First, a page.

Two-dimensional (2D) drug sensitivity assay
The 2D drug sensitivity assays were performed as described [19, 20]. Cells were seeded at 2500 cells per well in 96-well plates and left to attach for 6–7 h in a humidified incubator at 37 °C, 5% CO2. After attachment, cells were treated to a concentration series [0–32 μM] of single agent ABT-263 and A-1210477 and as combination along the long plate axis for 72 h. Similar drug concentrations of ABT-263 and A-1210477 as previously described by [18, 21] were used in this study. Sensitization to ABT-263 by A-1210477 was assessed by testing a fixed concentration of A-1210477 to increasing concentrations and ABT-263 and vice versa for 72 h. Cell proliferation was quantified by fluorescence of SyBr Green I nucleic acid stain (Molecular Probes, Thermo Fisher Scientific, Waltham, MA, USA) employing a plate reader with 485 nm excitation and 530 nm emission filters.
Comparisons of IC50 values of the combination with either single agent A-1210477 or ABT-263 were done by two-tailed paired T test using GraphPad Prism® version 7 software. The values of p-values are indicated as ***p ≤ 0.001 or ****p ≤ 0.0001.
Drug interaction analyses
Synergistic drug interaction was determined using the median effect principle as previously described by Chou and Talalay [22, 23]. The CompuSyn 1.0 software (ComboSyn Inc. NJ, USA) was employed to generate Fa-CI isobologram plots.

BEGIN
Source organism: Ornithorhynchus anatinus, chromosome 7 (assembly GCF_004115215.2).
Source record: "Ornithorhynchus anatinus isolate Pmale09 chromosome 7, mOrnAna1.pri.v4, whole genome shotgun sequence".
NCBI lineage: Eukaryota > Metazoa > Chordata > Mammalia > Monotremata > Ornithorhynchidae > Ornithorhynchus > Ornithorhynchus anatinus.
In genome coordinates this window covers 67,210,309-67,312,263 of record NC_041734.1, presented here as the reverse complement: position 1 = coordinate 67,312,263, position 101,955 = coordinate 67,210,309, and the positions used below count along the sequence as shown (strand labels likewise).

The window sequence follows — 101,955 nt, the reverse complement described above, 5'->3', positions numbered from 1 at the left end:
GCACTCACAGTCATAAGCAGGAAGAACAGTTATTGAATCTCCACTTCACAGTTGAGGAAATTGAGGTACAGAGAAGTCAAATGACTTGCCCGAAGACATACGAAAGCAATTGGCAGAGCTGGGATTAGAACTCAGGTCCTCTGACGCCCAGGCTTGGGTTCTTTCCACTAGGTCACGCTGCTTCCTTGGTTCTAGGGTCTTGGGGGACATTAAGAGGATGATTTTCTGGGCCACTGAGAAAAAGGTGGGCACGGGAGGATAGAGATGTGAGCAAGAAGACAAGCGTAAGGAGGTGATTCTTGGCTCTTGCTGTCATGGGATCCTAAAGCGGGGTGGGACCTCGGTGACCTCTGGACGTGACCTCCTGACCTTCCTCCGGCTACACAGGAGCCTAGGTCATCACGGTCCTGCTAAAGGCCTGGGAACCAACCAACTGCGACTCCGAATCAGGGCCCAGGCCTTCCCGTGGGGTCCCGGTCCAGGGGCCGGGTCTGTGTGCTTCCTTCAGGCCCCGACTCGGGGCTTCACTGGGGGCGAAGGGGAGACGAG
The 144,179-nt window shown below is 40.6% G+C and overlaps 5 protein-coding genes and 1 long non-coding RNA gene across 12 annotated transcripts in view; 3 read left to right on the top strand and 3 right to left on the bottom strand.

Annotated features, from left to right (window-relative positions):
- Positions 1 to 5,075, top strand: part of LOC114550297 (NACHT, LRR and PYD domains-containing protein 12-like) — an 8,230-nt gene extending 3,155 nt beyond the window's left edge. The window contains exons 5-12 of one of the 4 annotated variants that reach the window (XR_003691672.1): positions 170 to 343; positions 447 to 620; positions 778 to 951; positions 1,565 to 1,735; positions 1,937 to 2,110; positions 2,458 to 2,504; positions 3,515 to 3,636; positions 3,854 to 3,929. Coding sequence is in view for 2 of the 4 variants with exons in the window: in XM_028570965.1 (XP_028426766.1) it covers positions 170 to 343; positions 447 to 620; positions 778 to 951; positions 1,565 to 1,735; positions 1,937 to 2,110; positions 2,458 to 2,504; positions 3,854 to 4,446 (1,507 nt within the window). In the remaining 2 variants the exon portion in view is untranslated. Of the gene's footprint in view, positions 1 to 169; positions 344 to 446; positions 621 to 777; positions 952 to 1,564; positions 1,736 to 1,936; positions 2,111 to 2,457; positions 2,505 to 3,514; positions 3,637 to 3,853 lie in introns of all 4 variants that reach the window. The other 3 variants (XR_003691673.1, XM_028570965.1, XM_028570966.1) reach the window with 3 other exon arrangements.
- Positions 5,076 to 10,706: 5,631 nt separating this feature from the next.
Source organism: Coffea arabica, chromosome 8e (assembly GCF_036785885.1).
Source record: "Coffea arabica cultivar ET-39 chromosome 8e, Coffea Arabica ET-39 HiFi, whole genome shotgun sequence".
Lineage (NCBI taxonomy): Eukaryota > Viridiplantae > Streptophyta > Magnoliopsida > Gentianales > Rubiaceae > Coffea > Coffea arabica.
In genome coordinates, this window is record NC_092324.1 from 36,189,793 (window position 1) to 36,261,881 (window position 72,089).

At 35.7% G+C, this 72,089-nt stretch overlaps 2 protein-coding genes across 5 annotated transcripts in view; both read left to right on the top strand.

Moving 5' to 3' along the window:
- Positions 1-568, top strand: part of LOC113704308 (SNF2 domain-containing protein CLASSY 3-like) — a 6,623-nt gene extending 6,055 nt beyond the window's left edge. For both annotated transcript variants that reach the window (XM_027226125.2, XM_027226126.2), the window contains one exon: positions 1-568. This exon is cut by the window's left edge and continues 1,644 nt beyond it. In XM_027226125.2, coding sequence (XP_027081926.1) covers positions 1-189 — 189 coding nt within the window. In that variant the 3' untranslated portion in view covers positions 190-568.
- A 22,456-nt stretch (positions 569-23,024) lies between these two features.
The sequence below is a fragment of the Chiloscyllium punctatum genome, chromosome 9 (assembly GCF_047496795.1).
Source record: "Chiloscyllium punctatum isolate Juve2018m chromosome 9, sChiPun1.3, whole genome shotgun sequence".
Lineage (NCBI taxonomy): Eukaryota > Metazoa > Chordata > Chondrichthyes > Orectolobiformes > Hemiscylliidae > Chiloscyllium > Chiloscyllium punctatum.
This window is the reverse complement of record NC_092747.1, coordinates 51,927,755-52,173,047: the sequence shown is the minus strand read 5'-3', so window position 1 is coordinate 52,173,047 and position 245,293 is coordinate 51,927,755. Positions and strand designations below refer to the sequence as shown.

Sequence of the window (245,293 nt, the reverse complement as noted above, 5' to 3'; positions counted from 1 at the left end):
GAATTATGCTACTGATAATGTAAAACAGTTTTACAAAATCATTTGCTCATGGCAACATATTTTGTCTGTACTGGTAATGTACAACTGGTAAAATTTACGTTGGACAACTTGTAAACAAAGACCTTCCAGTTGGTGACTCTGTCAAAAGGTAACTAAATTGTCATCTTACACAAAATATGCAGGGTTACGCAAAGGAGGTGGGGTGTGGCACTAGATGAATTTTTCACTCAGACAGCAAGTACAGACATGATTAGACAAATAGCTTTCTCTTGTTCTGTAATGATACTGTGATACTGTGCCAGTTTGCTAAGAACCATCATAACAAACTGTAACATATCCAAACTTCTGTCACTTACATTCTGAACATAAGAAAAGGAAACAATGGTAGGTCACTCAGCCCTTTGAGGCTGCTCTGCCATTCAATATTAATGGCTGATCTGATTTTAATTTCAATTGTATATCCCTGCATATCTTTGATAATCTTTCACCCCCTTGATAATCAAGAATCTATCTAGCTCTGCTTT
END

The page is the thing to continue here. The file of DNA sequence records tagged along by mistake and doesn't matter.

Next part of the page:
Synergistic anti-proliferative effect of ABT-263 and A-1210477 in the cervical cancer cell lines
Despite number of studies reporting on high expression of the anti-apoptotic proteins in cervical cancer tissues, targeting these proteins for therapy received very little attention. Here we conducted a preliminary study to investigate the sensitivity of three cervical cancer cell lines to BH3-mimetic ABT-263 which selectively inhibits BCL-2, BCL-XL and BCL-w and A-1210477, a selective MCL-1 inhibitor. The cells were tested to single agent activity of ABT-263 and A-1210477 and as combination. In order to determine that the drugs did have an effect on cell proliferation of normal cells, the drugs were tested on human foreskin fibroblasts (HFFs).
All three cervical cancer cell lines were resistant to single agent activity of ABT-263 (SiHa IC50 11.13 ± 0.48 µM; CaSki IC50 3.4 ± 0.13 µM; C33A IC50 11.77 ± 0.11 µM—Fig. 1a–c—closed diamond) and A-1210477 ((SiHa IC50 20.23 ± 0.55 µM; CaSki IC50 6.7 ± 0.04 µM; C33A IC50 11.97 ± 0.22 µM—Fig. 1a–c—closed triangle). Combination of ABT-263 and A-1210477 at 1:1 drug concentration ratio shifted the dose–response curve to the left exhibiting selective synergistic anti-proliferative effects in all three cell lines (SiHa IC50 3.07 ± 0.11 µM; CaSki IC50 1.6 ± 0.04 µM; C33A IC50 3.11 ± 0.06 µM—Fig. 1a–c—closed circle). The IC50 of the drug combination in the HFFs was 8.1 ± 0.6 µM—Additional file 1—closed circle). The IC50 concentration obtained for the combination in the HFFs were higher compared to the cervical cancer cell lines (Fig. 1a–c—closed circle) indicating that inhibition of cell proliferation in cervical cancer cell lines with combination of ABT-263 and A-1210477 could be achieved at lower drug concentrations without employing doses that could harm non-cancerous cells.
Sensitization of cervical cancer cell lines SiHa and CaSki to ABT-263 by A-1210477 and vice versa